It can be hard work to plant tulips, but the effort you put in can yield beautiful flowers. Tulips are perennials that bloom every spring and are typically planted sometime during the fall. You can buy tulip bulbs online, through a mail order catalogue, or at a local nursery/garden center. There are many varieties of tulips to choose from, but for most bulbs the planting technique remains the same. To plant tulips, you will need the following materials:
Depending on what climate you live in, the actual time of planting may vary, so it’s a good idea to do research on your locale before deciding when to plant. The earlier the weather turns cold in your area, the earlier you must plant your bulbs. In warmer climates, it may be necessary to refrigerate bulbs in a paper bag for six to eight weeks to simulate the winter months.
Once you have determined when it is appropriate to plant the bulbs, you can pick out a spot to grow them. Tulip bulbs should be planted somewhere between six and eight inches deep. Note that this depth is where the bottom of the bulb will sit. Ideally, the soil will not be overly wet. While you will water the bulbs later, it is important to avoid planting them in an area that holds standing water because it may cause the bulbs to rot. As a general rule, you should not plant more than five bulbs in a square foot. If you are planting multiple bulbs, it may be easier to dig one large, wide hole rather than individual holes for each flower.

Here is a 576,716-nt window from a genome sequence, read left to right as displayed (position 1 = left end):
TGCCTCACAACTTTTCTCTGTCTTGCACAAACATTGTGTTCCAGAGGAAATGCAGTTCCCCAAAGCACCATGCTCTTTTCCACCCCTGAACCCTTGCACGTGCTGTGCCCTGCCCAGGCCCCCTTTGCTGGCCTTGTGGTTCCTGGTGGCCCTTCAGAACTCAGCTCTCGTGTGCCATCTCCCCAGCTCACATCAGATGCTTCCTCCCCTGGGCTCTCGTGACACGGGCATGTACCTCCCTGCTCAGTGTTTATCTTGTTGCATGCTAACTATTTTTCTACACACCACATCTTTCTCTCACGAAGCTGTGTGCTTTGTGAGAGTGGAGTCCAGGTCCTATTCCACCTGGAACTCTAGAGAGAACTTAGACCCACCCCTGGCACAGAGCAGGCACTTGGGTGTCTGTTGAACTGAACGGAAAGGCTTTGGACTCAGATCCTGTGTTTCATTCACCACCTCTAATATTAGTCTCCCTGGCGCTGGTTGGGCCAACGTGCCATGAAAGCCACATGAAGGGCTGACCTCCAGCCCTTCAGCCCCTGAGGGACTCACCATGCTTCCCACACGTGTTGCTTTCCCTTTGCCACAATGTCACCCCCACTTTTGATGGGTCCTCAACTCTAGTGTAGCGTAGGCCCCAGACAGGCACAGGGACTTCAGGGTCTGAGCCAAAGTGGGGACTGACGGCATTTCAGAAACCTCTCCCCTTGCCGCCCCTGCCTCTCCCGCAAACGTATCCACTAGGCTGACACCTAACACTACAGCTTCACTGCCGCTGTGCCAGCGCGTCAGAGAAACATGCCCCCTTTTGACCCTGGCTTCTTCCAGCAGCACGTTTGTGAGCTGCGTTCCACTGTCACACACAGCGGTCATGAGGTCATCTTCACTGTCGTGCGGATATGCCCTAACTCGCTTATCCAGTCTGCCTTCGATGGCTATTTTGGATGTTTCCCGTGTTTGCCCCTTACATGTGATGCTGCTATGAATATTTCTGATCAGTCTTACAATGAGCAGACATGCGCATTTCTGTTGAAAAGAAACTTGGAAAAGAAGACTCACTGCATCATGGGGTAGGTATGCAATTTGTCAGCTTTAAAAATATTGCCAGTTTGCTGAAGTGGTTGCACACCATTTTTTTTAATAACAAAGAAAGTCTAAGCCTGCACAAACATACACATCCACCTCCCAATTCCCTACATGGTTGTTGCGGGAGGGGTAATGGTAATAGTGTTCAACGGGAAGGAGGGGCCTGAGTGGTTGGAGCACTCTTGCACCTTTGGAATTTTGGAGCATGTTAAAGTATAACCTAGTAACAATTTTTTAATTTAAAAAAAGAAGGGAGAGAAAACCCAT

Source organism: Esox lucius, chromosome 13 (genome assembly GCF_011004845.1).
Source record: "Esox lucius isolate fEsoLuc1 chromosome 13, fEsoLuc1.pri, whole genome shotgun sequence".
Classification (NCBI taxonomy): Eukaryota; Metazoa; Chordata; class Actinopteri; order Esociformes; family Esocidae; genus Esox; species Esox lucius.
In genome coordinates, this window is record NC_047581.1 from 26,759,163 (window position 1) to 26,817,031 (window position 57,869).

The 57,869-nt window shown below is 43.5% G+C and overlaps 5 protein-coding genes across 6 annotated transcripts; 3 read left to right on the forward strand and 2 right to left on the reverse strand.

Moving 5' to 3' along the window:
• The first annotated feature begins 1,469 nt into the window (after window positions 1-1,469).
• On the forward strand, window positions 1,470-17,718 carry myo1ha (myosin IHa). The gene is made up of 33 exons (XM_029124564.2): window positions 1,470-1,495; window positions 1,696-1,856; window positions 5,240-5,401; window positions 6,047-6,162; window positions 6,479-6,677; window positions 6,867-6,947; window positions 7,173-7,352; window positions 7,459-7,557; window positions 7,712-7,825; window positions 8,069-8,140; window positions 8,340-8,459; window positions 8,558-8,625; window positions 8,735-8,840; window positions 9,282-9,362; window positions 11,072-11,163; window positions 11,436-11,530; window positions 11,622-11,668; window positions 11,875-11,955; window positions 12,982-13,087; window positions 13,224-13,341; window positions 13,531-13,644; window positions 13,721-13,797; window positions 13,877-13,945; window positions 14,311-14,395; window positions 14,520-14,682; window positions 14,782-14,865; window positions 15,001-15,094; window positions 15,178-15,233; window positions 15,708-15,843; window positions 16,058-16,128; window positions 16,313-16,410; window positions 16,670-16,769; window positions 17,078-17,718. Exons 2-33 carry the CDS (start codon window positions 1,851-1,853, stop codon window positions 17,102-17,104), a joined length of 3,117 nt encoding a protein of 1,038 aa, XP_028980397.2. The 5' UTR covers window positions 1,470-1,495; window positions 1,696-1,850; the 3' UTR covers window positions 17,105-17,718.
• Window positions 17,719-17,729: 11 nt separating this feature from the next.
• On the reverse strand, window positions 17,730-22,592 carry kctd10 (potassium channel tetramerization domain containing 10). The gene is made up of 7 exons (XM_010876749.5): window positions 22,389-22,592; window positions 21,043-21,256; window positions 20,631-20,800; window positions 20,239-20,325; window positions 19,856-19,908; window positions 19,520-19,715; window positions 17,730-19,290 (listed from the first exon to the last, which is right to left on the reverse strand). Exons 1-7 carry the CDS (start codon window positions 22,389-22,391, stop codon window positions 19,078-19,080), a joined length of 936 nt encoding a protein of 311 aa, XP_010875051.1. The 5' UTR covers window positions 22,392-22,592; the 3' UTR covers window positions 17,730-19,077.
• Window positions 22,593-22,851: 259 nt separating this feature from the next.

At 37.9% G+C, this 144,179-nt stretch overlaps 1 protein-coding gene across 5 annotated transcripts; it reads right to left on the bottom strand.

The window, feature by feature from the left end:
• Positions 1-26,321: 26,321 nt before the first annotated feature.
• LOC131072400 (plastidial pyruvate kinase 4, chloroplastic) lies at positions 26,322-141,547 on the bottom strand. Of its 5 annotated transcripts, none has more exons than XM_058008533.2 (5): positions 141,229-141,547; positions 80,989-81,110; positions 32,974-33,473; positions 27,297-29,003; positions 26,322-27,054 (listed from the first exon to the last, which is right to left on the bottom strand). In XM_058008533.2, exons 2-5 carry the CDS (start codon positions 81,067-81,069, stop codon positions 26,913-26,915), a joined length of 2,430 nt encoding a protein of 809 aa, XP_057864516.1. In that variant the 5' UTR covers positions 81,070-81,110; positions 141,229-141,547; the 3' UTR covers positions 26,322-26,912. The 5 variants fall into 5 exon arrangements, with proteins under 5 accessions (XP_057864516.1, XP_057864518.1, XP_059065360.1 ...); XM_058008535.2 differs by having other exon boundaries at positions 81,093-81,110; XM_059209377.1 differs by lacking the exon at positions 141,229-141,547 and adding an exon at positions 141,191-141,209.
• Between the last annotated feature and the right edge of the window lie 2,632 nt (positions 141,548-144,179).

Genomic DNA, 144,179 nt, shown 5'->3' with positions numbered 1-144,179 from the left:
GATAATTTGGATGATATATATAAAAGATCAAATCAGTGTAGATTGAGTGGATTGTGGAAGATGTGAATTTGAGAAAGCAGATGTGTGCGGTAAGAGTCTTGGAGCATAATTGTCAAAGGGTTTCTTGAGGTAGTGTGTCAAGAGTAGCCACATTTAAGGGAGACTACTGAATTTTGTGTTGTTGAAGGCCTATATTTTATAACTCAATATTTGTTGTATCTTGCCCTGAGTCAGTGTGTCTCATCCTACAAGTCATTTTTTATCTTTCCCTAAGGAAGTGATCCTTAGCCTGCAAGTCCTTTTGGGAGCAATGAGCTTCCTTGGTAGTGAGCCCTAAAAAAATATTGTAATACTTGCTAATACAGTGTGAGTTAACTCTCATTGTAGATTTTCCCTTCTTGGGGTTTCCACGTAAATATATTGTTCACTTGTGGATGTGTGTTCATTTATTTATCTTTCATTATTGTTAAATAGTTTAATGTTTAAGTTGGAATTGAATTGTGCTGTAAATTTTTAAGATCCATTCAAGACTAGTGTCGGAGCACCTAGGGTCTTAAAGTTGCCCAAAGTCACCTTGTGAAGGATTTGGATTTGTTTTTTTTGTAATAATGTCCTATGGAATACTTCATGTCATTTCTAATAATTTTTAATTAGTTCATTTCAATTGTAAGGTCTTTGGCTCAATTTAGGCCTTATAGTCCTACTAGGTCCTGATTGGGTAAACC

Once you have dug your hole you are ready to plant the tulips. The bulbs should be placed on the bottom of the hole with the points facing up. All of the bulbs should be planted at the same depth, and they should be evenly spaced about five inches apart. Surround and cover the bulbs with the fertilizer. It is a good idea to read any instructions on the bag of fertilizer concerning depths and soil/fertilizer mixtures as they may vary by brand. Begin filling the rest of the hole with fertilizer, mixing in more soil as you approach the top of the hole. The top layer should be entirely soil. As you add the fertilizer and soil, you should lightly tamp it down every so often, but not so much that it would be difficult for the budding tulip to reach the surface. Once you have filled in the hole, water the area until the soil is moist. You may want to cover the area with a thin covering of straw before the ground freezes in order to facilitate growth.
Come spring, you should have tulips blooming in your garden. More advanced gardeners may want to try mixing different varieties and colors to achieve a desired look. Likewise, you may want to experiment with different fertilizer types and planting depths to achieve better growth. Whatever choices you make, the steps listed in this article will help you on your way to a healthy, vibrant tulip garden.